Besides blood vessels there are nerves that are in this tiny space as well. The greater occipital nerve itself can have a diameter as create as 3mm, so that does not leave much wiggle room. The nerve roots that exit from the top two vertebrae would be particularly vulnerable to mechanical forces due to forward-head posture.
Forward-head posture can create significant problems within the head too. Try sticking your head further forward, keeping your face looking straight ahead. Can you feel a stretch in the neck under your jaw? As the head goes forward, the jaw is often pulled back, which may altar one’s bite, leading to TMJ problems.
The hyoid bone in the front of the throat will be pulled up in forward-head posture, which may contribute to snoring and possibly even sleep apnea.
Notice also how as you push your head forward, your tongue drops a bit in your mouth, and as you pull your head back, more of your tongue contacts the roof of your mouth.
If your head is permanently forward and your tongue is lower in your mouth, this may encourage the habit of pushing the tongue against the front teeth with every swallow, eventually protruding those teeth forward impairing the bite.
Okay, I think I'll stop there. I won't go into the impact of forward head on the dura (fascia covering the spinal cord). I’m hoping it is clear that forward-head posture has a significant impact on the whole body, and that doing what is needed to bring the head back into its proper position can greatly improve pain syndromes and body function.
How far forward is your head? You can figure this out with a ruler and a plumb line (a piece of string with a key tied to the end), and a friend. Stand up, and put the ruler lightly in the sternoclavicular notch (the soft gushy V right above your breast bone at the bottom of your neck). Hold the string on the front of your cheek right on the bone, letting the plumb line hang, and have your friend read off the ruler how far forward your head is.
Might be more accurate if your friend does the whole thing, as often reaching your hands up towards your face will alter your normal head position.
Often awareness of body position can help, particularly when seated. Making sure one’s work environment is ergonomically correct is critically important.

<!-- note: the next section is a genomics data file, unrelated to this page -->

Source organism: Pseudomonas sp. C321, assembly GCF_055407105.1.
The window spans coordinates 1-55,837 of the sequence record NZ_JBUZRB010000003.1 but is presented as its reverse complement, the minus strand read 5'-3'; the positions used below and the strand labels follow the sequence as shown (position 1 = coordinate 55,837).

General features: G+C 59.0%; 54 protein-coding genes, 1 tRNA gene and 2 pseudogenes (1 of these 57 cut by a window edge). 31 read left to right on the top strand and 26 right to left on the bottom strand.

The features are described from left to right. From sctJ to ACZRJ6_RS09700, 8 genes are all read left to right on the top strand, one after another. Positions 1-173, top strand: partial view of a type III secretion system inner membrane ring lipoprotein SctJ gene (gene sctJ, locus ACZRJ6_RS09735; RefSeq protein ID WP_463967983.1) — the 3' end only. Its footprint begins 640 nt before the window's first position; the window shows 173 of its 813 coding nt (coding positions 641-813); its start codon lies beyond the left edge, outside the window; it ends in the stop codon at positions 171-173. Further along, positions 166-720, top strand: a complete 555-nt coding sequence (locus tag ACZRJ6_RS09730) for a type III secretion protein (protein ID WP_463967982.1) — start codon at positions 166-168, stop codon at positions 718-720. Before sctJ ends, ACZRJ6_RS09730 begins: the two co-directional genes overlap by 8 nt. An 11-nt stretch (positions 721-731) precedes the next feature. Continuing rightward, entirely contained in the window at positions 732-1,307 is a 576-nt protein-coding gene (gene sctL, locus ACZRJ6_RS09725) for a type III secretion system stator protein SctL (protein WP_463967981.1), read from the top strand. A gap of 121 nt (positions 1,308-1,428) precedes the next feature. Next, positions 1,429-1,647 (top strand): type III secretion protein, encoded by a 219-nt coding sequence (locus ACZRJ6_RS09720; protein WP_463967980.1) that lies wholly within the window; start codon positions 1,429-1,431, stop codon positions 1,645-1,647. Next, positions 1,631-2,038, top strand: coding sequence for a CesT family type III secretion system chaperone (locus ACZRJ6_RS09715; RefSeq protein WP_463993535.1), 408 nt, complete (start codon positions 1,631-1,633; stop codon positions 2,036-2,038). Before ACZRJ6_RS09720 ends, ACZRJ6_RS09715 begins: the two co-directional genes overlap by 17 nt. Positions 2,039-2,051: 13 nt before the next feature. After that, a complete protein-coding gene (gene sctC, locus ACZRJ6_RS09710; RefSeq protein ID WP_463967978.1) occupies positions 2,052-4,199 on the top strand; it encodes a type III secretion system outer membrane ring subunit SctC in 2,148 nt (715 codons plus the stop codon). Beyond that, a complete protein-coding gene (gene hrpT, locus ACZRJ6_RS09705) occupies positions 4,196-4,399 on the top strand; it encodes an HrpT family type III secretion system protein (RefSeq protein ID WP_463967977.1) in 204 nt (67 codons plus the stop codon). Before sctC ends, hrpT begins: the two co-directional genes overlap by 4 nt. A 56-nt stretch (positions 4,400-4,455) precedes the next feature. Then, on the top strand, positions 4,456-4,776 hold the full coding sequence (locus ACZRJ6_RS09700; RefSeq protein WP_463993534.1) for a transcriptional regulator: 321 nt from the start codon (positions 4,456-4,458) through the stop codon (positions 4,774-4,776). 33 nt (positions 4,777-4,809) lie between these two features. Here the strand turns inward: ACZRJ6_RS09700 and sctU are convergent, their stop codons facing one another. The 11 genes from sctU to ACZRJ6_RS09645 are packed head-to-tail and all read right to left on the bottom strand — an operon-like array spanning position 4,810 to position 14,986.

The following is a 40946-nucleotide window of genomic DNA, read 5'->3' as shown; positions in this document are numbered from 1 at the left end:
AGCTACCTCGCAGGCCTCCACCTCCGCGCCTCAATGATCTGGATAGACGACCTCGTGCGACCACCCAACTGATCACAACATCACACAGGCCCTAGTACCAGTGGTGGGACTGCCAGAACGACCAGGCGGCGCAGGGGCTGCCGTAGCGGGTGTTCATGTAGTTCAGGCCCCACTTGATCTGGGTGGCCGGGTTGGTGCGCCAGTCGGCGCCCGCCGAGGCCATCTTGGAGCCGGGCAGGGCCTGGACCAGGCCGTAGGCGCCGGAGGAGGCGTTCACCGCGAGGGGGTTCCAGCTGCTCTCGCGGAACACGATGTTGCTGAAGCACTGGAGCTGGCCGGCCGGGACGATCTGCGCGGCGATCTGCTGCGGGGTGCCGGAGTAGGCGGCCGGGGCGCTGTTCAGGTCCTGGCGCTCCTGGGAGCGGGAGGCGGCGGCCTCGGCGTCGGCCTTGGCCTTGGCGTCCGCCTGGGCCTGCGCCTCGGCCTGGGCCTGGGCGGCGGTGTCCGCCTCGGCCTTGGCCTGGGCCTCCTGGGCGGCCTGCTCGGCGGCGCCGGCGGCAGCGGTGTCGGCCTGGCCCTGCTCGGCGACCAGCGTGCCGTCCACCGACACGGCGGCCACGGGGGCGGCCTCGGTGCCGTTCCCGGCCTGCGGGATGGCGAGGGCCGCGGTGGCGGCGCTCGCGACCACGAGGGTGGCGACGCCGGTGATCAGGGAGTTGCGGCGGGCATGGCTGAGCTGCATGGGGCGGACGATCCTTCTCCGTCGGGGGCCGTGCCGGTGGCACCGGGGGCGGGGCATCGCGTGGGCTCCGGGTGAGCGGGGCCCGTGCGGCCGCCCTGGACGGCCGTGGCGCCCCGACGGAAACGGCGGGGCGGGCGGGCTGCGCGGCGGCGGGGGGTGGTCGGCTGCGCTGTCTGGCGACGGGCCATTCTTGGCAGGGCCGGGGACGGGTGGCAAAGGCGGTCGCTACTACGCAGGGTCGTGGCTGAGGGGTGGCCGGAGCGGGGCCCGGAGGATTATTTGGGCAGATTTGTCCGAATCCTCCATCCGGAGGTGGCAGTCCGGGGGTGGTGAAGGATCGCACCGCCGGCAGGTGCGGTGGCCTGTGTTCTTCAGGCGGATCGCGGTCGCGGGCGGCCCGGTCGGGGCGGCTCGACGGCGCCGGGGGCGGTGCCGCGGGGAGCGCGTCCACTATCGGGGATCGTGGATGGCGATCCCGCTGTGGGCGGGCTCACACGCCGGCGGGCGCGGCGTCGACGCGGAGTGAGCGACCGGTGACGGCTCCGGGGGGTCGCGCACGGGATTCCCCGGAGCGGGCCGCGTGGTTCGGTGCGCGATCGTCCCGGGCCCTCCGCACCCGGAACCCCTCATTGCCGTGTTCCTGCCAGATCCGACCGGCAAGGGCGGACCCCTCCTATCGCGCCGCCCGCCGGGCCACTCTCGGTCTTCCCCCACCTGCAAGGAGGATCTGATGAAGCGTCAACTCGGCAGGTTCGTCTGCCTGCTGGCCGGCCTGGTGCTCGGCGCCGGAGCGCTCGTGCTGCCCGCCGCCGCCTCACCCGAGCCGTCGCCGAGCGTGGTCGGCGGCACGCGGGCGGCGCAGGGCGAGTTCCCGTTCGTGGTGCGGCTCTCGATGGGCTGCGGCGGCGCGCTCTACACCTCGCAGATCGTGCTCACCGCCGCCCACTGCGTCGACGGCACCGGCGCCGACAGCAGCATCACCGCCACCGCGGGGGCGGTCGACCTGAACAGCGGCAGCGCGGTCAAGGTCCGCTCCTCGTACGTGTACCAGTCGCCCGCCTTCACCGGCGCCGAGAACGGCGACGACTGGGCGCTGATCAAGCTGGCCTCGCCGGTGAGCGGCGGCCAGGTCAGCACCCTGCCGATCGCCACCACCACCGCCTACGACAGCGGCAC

The chair needs to be raised so that one can sit tall on the sit bones, shoulders resting on the ribs, elbows at 90 degrees. The monitor should be in front of the eyes, so the head does not need to be tilted down to view it. The feet should be resting on something that allows the ankles knees and hips to be at 90 degrees.
A good orthopaedic assessment can be helpful in determining the best approach to reducing forward-head posture. Sometimes it can be as simple as getting used to being in a different position – bringing the pelvis back over the legs, which would straighten the ribcage providing a upright platform for the head.
Most people would need a personalized stretching and strengthening program to bring the body back into alignment. For example, tight muscles at the pelvis will definitely impact head position, and which muscles need to be stretched and strengthened is a very individual thing.
In others, the upper back is stuck in too much curve, and the spinal segments would need to be mobilized the spinal and the back extensors would need to be strengthened.
A simple stretch that can be done is to lie on the floor or in the middle of the bed on the back (use a small pillow if you need one), and reach the arms straight out to the side, slowly raising them up towards your head like a snow angel. When you start to feel a stretch, wait until the stretch dissipates. Do this daily. The goal is to have the upper arms resting on floor comfortably next to your ears without feeling any stretch at all.
People with too much upper back roundness would probably also need stretching of the back of the neck and strengthening of the deep front neck muscles (longis colli and longis capitus). These neck muscles are tricky to strengthen without instruction, so seek out a CHEK Practitioner or physical therapist to help you.
If you are in the Vancouver area and would like help with this, please reply to this email. We would be happy to assess you and take you through an exercise program personally designed just for you. We also have gift certificates available if you want to give the gift of good posture and good movement to a friend or loved one.